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Falls from Height

Falls from Height are relatively common, especially within work constructors, and, opposite to what most people believe, even small falls can be fatal. Statistics point out that one in three falls within this industry resulted from a low fall. Falls from ladders, roofs, and scaffolds are associated with maintenance or construction work.

The Center for Construction Research (2018) states that:

11.7% of fall-related fatalities resulted from falls from heights between 6 and 10 feet.

19.7% fall 11 to 15 feet.

And 17.4% fall 16 to 20 feet.

Even with the increase of multiple security measures, falls from Height remain the leading cause of death in the construction industry. A widespread saying in the safety world is: "It's not the fall that kills you; it's the sudden stop at the end of it." This speaks exactly about how the fall doesn't kill you, but the impact of the body against the ground does.

The most significant sources of fatal falls in the construction industry include roofs, ladders, and scaffolds, but these numbers are decreasing by -8.1%, -15.4%, and -23.3% (respectively). In addition, most accidents happened from 12:01 to 18:00, corresponding to the most active period of the day.

In the food and drink industries, fall accidents are also frequent. An analysis made by HSE showed that, over 150 falls, the workers fell from:

§ Ladders: 40%.

§ Vehicles/FLTs: 17%

35% fell from the back of a lorry.

31% fell from FLT forks.

13% from cab steps.

9% from the top of a vehicle.

4% from tanker steps.

§ Machinery/plant: 10%

§ Platforms: 10%

§ Stairs: 8%

§ Roof/false ceiling: 7%

§ Scaffold/gantry: 4%

§ Warehouse racking: 4%

Some of the variables that influence the consequences of a fall include:

Surface: falling on soft surfaces present a lower chance of calamity.

Height: generally, the higher the fall, the bigger the mortality rate. Brain injury/trauma is usually the foremost cause of death. Still, most victims died on the scene or while transported to the hospital.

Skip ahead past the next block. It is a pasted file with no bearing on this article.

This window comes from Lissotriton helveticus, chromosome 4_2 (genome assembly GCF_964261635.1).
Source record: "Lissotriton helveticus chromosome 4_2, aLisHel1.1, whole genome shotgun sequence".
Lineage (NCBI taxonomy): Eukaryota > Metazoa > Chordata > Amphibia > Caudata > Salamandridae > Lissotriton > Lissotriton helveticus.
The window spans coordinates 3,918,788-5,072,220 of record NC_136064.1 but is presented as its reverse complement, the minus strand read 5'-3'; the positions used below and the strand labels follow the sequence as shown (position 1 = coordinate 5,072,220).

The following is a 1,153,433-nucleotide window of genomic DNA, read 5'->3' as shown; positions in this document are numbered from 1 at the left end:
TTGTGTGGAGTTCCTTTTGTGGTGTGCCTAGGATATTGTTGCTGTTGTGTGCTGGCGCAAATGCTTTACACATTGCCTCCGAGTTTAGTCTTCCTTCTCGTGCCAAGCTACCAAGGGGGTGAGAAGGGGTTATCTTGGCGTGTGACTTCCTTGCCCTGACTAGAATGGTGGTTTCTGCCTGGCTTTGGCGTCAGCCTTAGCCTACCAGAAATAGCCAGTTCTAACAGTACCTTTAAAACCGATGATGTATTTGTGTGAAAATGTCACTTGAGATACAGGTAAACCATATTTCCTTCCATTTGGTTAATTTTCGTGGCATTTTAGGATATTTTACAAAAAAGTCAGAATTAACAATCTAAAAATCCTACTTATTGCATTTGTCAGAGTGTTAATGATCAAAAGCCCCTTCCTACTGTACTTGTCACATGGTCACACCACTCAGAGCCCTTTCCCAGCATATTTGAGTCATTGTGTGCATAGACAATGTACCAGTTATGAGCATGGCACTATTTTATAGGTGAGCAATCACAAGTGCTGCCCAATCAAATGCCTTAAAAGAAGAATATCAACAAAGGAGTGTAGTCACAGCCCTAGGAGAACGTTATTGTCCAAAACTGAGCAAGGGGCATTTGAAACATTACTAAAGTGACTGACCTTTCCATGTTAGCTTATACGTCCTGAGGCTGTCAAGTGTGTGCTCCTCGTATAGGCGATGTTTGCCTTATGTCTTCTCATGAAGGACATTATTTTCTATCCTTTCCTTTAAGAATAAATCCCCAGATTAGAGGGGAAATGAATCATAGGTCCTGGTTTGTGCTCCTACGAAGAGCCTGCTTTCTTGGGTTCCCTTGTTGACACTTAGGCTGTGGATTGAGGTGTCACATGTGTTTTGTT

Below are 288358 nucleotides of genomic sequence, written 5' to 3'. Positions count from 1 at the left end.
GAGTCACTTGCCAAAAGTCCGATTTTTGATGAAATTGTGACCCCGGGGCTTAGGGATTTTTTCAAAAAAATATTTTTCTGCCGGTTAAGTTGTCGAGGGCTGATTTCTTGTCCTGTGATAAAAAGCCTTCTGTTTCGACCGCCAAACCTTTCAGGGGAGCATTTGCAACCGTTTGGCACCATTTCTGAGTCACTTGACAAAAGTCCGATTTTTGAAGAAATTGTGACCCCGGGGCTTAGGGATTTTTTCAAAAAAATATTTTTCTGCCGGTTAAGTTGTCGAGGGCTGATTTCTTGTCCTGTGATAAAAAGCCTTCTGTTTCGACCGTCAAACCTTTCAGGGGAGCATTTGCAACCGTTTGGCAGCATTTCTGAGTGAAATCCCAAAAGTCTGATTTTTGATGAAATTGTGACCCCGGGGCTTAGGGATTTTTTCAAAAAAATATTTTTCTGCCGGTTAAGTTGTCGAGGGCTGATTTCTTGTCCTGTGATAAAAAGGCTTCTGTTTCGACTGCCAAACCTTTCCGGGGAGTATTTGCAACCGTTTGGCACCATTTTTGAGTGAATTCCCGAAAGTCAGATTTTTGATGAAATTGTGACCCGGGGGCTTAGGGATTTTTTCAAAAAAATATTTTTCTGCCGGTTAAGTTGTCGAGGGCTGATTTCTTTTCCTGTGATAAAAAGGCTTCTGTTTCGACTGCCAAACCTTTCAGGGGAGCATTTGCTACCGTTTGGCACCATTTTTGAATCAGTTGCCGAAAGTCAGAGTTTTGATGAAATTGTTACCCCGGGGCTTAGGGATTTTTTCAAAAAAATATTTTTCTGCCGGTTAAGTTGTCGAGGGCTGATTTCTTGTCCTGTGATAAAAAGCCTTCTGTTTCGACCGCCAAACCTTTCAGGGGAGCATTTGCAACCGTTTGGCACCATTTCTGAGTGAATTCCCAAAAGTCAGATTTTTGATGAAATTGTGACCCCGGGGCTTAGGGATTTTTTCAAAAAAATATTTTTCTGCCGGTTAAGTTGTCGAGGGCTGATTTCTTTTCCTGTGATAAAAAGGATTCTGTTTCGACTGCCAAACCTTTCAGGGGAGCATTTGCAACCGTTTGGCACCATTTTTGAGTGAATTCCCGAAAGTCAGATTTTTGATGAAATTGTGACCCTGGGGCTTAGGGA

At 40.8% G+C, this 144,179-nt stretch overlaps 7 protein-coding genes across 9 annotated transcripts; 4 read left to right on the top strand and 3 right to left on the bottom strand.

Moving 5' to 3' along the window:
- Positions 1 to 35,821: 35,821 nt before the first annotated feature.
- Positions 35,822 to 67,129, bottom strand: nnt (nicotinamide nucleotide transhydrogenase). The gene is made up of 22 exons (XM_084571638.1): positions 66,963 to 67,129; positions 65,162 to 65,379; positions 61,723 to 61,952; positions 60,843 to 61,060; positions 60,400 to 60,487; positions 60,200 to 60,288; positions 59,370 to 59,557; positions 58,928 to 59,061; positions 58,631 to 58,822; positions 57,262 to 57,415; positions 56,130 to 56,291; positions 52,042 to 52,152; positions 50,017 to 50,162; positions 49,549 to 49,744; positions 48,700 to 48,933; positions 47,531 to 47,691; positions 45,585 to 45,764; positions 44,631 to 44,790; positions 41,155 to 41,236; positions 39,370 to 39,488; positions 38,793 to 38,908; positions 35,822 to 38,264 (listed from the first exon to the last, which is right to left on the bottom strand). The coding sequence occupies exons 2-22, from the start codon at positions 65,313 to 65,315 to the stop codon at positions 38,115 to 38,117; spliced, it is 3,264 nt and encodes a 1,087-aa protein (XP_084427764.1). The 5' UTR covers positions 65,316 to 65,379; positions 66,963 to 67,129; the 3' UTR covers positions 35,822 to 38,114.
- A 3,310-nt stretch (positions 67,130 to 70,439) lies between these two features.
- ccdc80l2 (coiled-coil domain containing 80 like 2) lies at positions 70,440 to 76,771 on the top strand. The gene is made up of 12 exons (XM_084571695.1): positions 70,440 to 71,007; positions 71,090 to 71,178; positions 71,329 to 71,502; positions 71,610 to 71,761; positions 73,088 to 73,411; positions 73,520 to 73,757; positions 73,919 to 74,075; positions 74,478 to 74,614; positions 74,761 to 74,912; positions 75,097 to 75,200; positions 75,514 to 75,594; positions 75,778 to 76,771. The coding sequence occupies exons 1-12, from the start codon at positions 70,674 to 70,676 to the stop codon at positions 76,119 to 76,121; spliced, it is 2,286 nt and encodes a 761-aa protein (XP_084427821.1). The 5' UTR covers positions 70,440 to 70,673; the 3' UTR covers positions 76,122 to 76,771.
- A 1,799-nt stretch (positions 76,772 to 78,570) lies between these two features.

Age: older workers are the most vulnerable group, as they are the most likely to be fatally injured due to a fall. Workers over 65, an age where the loss of balance is noticeable, present a higher risk.

Gender: this factor is mainly present because the construction industry controls men, so fall accidents happen more frequently to men than women.

Luck: Fate, or destiny are also a factor. There are cases (although scratching the almost non-existent' barrier) of individuals falling from over 100 feet and surviving. The odds of this happening are tiny, so it's better to prevent future risks.

Another common misconception is the main cause of falls from Height. Although about 90% of them are unintentional accidents, other reasons include suicide and workplace accidents. Nonetheless, the majority of these falls take place on construction sites.

What can be done to reduce the risk of accidents?

There should be safety measures in every workplace, but these must be reinforced in places of more considerable risk, like, as previously referred, construction industries.

The employees should have the proper training to prevent accidents and learn how to deal with them in an emergency. As a healthy consequence for the employer, this simple action significantly reduces the number of workplace accidents.

More safety changes:

Reduce the Height, duration, and frequency of the task

Increase the condition of the Surface being worked on as much as possible (e.g., changing the wood, making sure the Surface is always clean and dry.)

Put a safety mattress (or similar) when working from considerable heights to reduce the consequences in case of an accident.

When portable equipment is used by workers who don't have the full knowledge of the material, even for temporary access, hire a professional lifter.


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